The DSM-5 criteria for ADHD focus on an individual’s symptoms in the behavior in its diagnosis and treatment approach. In this case, three major symptoms, known as the three criteria for ADHD, are inattention, hyperactivity, and impulsivity (Grzadzinski et al., 2016). The inattention criterion involves looking at about six symptoms in children of up to 16 years and five or more for those aged 17 and above.

An individual with this condition falls short of paying attention to details quite often and frequently makes careless mistakes in various areas. For example, the child makes some avoidable errors in his or her homework, during play, and in other activities (Grzadzinski et al., 2016). Such an individual often has trouble holding attention both in play and when conducting tasks. There is a problem with following instructions, and completion of tasks is always difficult. Organizing tasks becomes a problem, and the individual will avoid, dislike or become reluctant to perform tasks, especially those that require mental efforts such as homework (Grzadzinski et al., 2016). Furthermore, the individual will often lose materials and other things required to perform tasks such as books, pencils, keys, mobile phones, and others. Moreover, the person will easily forget things in daily activities and will easily get distracted when performing tasks.

The symptoms of hyperactivity and impulsivity criteria are combined for ease of understanding the individual with ADHD. In this case, six or more symptoms for children up to 16 years and five or more for those aged 17 and above are likely to be present in an individual with ADHD (Colomer et al., 2017). The individual often fidgets or taps the feet and hands or squirms when setting. Such an individual will leave the seat in circumstances that require him or her to remain seated. For children, running about or climbing when such an action is not necessary is a common behavior. For adolescents and adults, the behavior includes the feeling of restlessness (Grzadzinski et al., 2016).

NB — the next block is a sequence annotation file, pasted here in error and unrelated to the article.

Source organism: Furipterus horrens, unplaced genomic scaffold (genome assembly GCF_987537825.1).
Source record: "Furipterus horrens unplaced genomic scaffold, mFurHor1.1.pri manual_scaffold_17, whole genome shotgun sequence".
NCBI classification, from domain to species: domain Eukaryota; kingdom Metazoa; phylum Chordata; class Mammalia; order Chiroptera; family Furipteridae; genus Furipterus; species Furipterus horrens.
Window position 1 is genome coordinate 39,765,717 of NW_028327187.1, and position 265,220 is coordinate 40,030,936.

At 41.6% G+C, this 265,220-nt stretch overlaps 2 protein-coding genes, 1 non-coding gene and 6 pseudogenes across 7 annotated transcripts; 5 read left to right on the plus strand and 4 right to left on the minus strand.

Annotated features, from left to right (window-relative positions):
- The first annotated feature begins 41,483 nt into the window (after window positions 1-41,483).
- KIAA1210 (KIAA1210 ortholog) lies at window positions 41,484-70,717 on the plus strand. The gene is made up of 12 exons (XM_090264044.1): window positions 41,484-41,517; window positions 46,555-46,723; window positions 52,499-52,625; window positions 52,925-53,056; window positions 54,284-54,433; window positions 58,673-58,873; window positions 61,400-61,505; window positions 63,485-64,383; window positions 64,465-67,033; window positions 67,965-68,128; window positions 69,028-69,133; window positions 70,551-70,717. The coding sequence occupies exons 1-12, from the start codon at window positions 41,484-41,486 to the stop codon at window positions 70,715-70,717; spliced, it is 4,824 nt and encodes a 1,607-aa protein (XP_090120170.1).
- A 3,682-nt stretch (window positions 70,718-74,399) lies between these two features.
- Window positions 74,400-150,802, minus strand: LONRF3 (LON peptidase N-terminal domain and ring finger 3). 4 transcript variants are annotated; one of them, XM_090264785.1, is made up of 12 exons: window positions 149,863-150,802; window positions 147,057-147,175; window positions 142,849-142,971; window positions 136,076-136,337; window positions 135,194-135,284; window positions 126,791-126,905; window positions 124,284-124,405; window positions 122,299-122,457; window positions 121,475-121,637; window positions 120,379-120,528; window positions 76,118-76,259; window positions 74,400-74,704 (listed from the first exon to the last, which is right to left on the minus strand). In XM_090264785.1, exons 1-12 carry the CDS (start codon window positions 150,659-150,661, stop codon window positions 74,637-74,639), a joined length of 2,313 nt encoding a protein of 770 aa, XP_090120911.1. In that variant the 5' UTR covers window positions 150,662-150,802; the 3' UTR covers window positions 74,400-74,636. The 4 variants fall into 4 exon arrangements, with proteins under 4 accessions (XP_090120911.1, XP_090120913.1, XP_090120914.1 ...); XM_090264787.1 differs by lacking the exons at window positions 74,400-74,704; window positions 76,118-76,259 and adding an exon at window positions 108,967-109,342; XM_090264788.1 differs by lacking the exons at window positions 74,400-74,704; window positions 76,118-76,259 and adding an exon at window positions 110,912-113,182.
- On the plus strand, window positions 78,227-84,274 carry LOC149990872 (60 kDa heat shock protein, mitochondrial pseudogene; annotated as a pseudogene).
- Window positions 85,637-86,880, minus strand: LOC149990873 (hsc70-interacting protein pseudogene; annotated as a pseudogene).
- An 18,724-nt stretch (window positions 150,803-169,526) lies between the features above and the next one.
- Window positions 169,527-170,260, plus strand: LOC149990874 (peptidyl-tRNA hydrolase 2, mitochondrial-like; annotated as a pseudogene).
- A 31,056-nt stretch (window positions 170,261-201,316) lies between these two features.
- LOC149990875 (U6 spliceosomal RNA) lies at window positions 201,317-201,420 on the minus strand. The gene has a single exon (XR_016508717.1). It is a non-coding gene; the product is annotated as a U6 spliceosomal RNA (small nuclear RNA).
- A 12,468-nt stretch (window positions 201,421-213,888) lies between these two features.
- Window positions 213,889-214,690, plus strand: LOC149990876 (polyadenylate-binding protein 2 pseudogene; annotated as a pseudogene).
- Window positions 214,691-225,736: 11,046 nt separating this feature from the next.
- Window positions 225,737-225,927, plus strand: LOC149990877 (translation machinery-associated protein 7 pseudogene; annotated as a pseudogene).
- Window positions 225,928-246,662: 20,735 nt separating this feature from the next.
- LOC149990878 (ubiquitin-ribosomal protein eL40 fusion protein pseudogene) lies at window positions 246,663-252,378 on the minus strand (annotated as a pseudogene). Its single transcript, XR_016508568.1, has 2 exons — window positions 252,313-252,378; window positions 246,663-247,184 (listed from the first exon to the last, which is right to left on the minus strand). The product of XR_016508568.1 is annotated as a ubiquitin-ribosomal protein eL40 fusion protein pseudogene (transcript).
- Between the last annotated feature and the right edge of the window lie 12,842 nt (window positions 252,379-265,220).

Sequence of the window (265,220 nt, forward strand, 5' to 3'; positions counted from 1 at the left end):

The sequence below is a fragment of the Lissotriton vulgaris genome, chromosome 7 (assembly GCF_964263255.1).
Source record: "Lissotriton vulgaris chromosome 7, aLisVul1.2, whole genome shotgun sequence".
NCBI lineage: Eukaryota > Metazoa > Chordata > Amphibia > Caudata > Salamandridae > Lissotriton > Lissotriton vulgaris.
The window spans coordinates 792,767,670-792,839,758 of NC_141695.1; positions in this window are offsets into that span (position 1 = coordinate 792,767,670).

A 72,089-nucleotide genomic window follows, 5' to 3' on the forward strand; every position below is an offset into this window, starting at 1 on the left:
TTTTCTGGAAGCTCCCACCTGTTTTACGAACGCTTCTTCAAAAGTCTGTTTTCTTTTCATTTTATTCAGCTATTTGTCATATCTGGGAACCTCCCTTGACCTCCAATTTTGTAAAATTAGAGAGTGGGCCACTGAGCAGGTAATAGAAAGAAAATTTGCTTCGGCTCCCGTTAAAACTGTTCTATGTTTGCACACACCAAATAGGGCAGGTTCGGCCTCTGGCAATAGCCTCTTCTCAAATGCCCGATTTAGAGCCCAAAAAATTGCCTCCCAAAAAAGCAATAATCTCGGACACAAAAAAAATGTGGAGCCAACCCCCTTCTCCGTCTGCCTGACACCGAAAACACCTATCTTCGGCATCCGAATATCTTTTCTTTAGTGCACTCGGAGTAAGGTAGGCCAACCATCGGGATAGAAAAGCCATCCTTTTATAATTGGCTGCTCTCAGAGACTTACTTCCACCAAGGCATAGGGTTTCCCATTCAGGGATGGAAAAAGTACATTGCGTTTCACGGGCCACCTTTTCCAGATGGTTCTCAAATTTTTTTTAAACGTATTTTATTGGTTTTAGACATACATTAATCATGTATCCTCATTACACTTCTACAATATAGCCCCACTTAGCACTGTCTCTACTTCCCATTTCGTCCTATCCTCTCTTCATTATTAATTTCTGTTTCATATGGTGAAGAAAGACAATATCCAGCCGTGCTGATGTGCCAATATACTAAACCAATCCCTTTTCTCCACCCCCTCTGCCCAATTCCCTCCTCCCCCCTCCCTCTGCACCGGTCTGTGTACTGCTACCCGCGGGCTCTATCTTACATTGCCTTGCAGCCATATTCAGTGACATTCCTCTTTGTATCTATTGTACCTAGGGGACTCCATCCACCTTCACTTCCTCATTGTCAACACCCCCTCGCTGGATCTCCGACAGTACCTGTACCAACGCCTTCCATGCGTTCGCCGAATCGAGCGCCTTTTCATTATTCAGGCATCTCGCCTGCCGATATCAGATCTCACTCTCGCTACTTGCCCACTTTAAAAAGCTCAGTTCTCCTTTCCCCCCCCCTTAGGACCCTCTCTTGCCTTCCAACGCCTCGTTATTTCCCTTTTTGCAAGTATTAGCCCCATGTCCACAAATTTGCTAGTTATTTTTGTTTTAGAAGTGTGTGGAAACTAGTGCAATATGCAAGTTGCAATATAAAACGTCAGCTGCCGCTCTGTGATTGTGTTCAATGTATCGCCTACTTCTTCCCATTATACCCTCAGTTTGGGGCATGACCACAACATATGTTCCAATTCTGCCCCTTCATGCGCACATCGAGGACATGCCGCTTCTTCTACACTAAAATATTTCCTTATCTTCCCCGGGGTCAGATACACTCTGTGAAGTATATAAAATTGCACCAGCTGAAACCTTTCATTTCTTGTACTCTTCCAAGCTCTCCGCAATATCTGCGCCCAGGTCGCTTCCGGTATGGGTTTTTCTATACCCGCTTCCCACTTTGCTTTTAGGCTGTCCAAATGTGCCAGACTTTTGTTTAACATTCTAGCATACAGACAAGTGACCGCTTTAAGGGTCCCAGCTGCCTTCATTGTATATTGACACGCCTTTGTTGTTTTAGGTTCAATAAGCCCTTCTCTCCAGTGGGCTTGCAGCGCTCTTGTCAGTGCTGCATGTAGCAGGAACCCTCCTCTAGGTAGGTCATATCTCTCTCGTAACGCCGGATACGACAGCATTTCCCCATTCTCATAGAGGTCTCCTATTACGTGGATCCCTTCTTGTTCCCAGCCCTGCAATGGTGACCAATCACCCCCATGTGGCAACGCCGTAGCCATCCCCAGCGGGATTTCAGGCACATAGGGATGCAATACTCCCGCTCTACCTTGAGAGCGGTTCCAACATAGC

Children and adolescents are likely to avoid participating in leisure activities or remain less active when forced to take part. Individuals with the condition are likely to talk excessively, remain moving as if driven by an engine or a motor, and burst put with an answer before the question is complete. In addition, such an individual does not like waiting for their turn in activities or even interrupts and intrudes on others.


Colomer, C., Berenguer, C., Roselló, B., Baixauli, I., & Miranda, A. (2017). The impactof inattention, hyperactivity/impulsivity symptoms, and executive functions on learning behaviors of children with ADHD. Frontiers in Psychology8, 540.

Elosúa, M. R., Del Olmo, S., & Contreras, M. J. (2017). Differences in executivefunctioning in children with attention deficitand hyperactivity disorder (ADHD). Frontiers in Psychology8, 976-988. Web.

Grzadzinski, R., Dick, C., Lord, C., & Bishop, S. (2016).Parent-reported and clinician-observed autism spectrum disorder (ASD) symptoms in children with attention deficit/hyperactivity disorder (ADHD):Implications for practice underDSM-5. Molecular Autism7(1), 1-12. Web.

Rapport, M. D., Eckrich, S. J., Calub, C., & Friedman, L. M. (2020). Executive function trainingfor children with attention-deficit/hyperactivity disorder. The Clinical Guide to Assessment and Treatment of Childhood Learning and Attention Problems, 171-196. Web.